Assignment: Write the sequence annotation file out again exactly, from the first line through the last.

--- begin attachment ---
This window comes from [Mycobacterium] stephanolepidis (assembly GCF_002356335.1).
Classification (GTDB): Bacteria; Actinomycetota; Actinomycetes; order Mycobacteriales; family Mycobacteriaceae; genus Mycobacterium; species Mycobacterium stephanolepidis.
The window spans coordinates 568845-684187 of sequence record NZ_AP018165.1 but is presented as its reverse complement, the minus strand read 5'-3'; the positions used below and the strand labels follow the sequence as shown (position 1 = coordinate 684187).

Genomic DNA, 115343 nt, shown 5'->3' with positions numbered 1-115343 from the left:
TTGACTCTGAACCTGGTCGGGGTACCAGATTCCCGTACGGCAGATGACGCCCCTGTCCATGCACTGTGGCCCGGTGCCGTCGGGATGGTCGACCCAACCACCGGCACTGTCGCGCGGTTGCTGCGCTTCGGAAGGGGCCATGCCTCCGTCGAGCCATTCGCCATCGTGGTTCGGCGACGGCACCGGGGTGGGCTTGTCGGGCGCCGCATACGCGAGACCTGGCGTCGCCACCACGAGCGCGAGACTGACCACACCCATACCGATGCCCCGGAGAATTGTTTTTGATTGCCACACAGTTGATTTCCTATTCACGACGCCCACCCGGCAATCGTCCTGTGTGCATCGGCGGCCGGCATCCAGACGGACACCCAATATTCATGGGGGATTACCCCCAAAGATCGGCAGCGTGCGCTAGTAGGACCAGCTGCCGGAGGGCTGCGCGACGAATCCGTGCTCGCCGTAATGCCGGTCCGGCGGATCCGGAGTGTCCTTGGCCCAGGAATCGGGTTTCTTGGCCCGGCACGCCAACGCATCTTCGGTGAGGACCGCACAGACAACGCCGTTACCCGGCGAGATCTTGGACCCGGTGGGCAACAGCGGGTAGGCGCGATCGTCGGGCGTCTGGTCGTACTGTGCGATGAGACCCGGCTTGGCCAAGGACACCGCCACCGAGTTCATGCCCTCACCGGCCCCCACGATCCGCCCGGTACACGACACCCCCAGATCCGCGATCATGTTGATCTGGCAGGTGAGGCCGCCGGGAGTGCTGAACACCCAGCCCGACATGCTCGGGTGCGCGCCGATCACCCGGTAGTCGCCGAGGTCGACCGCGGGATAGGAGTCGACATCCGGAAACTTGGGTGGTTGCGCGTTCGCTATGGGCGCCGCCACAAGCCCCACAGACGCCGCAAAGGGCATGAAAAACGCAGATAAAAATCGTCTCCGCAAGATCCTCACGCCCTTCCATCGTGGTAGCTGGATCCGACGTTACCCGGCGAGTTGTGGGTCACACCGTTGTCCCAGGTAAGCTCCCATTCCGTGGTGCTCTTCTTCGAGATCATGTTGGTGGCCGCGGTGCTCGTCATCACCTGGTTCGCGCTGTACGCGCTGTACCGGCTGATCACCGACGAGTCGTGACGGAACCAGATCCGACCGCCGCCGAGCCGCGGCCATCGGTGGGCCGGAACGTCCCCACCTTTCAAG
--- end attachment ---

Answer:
This window comes from [Mycobacterium] stephanolepidis (assembly GCF_002356335.1).
Classification (GTDB): Bacteria; Actinomycetota; Actinomycetes; order Mycobacteriales; family Mycobacteriaceae; genus Mycobacterium; species Mycobacterium stephanolepidis.
The window spans coordinates 568845-684187 of sequence record NZ_AP018165.1 but is presented as its reverse complement, the minus strand read 5'-3'; the positions used below and the strand labels follow the sequence as shown (position 1 = coordinate 684187).

Genomic DNA, 115343 nt, shown 5'->3' with positions numbered 1-115343 from the left:
TTGACTCTGAACCTGGTCGGGGTACCAGATTCCCGTACGGCAGATGACGCCCCTGTCCATGCACTGTGGCCCGGTGCCGTCGGGATGGTCGACCCAACCACCGGCACTGTCGCGCGGTTGCTGCGCTTCGGAAGGGGCCATGCCTCCGTCGAGCCATTCGCCATCGTGGTTCGGCGACGGCACCGGGGTGGGCTTGTCGGGCGCCGCATACGCGAGACCTGGCGTCGCCACCACGAGCGCGAGACTGACCACACCCATACCGATGCCCCGGAGAATTGTTTTTGATTGCCACACAGTTGATTTCCTATTCACGACGCCCACCCGGCAATCGTCCTGTGTGCATCGGCGGCCGGCATCCAGACGGACACCCAATATTCATGGGGGATTACCCCCAAAGATCGGCAGCGTGCGCTAGTAGGACCAGCTGCCGGAGGGCTGCGCGACGAATCCGTGCTCGCCGTAATGCCGGTCCGGCGGATCCGGAGTGTCCTTGGCCCAGGAATCGGGTTTCTTGGCCCGGCACGCCAACGCATCTTCGGTGAGGACCGCACAGACAACGCCGTTACCCGGCGAGATCTTGGACCCGGTGGGCAACAGCGGGTAGGCGCGATCGTCGGGCGTCTGGTCGTACTGTGCGATGAGACCCGGCTTGGCCAAGGACACCGCCACCGAGTTCATGCCCTCACCGGCCCCCACGATCCGCCCGGTACACGACACCCCCAGATCCGCGATCATGTTGATCTGGCAGGTGAGGCCGCCGGGAGTGCTGAACACCCAGCCCGACATGCTCGGGTGCGCGCCGATCACCCGGTAGTCGCCGAGGTCGACCGCGGGATAGGAGTCGACATCCGGAAACTTGGGTGGTTGCGCGTTCGCTATGGGCGCCGCCACAAGCCCCACAGACGCCGCAAAGGGCATGAAAAACGCAGATAAAAATCGTCTCCGCAAGATCCTCACGCCCTTCCATCGTGGTAGCTGGATCCGACGTTACCCGGCGAGTTGTGGGTCACACCGTTGTCCCAGGTAAGCTCCCATTCCGTGGTGCTCTTCTTCGAGATCATGTTGGTGGCCGCGGTGCTCGTCATCACCTGGTTCGCGCTGTACGCGCTGTACCGGCTGATCACCGACGAGTCGTGACGGAACCAGATCCGACCGCCGCCGAGCCGCGGCCATCGGTGGGCCGGAACGTCCCCACCTTTCAAG